Full-Blooded Sioux Acts as Four Minute Man

Dupree, S. Dak., has a full-blooded Sioux Indian, Thomas J. Rouillaurd, acting as a Four Minute Man, largely among people of his own race.

In accepting the appointment, Mr. Rouillaurd said:

“I think the Indians are doing their best for the country, but more could be done if they understood more fully what this war means to us. I have already made a few talks to them on the Red Cross, Liberty Loan, and the cause for which we fight, but with your appointment and help, I shall do my very best to encourage them to do more than ever before. The bulletins you sent are very interesting to read and to study.”

Governor Endorses Organization

“I feel that the work organized under the name of the Four Minute Men has been of very great service indeed in spreading public information and in quickening the war spirit of our people. I hope that any man who has the ability to speak and is asked for that service as a Four Minute Man, will count it a great privilege and feel that in so doing he is helping in a very direct and important way toward winning the war.”—Governor [Carl E.] Milliken, of Maine.

Committee on Public Information, Four Minute Men Bulletin 1, May 22, 1917


I Am

I am the man who speaks throughout the length and breadth of our country.

I look east out past the Statue of Liberty toward the flaming battle line.

The sun sets in the Pacific as I work along our western shores.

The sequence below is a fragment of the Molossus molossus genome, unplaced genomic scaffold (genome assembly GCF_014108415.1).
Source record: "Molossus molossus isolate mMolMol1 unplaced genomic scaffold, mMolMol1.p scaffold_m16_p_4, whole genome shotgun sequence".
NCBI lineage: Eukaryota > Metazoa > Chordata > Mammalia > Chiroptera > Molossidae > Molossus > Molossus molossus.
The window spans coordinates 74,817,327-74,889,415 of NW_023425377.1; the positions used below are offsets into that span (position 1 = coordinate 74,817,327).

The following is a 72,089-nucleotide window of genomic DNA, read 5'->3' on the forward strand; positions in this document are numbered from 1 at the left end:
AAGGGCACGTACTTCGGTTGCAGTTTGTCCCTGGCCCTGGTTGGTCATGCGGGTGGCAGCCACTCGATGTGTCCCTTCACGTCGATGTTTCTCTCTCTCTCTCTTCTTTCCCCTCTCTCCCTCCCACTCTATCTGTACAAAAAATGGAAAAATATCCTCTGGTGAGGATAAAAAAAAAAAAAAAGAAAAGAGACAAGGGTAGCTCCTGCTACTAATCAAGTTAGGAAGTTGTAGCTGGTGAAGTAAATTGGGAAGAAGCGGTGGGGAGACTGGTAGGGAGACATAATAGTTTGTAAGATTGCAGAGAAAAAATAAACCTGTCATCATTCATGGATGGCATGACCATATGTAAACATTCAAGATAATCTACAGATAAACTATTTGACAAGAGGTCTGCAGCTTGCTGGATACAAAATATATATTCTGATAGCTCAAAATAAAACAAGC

The Southland hears my call, Canada knows I am her friend.

I am in the War Department, the Treasury, the cantonments, factories, and shipyards, in the busy city office, and in the country store beside the cracker barrel.

I am on active duty every evening.

I see the city’s dazzling lights and the country’s twinkling lamps.

I am poor and rich, young and old.

I build morale and confidence in the right.

I defeat fear, mistrust, and ignorance.

Lies are cut down and fall naked before my sword.

False rumor flies before the searchlight of my truth as does the mist at sunrise.

I make clear the issues so that all may know and understand.

It is my duty “to hold unbroken the inner lines,” [and] “to inspire to highest action and noblest sacrifice.”

I am everywhere helping to win this greatest of wars and to save the world for God and man.

I am here to stay on duty until the fight is won.

I am the Four Minute Man.


Four Minute Men News, Edition C.


Speech by a Four Minute Man

Ladies and Gentlemen:

I have just received the information that there is a German spy among us—

a German spy watching us.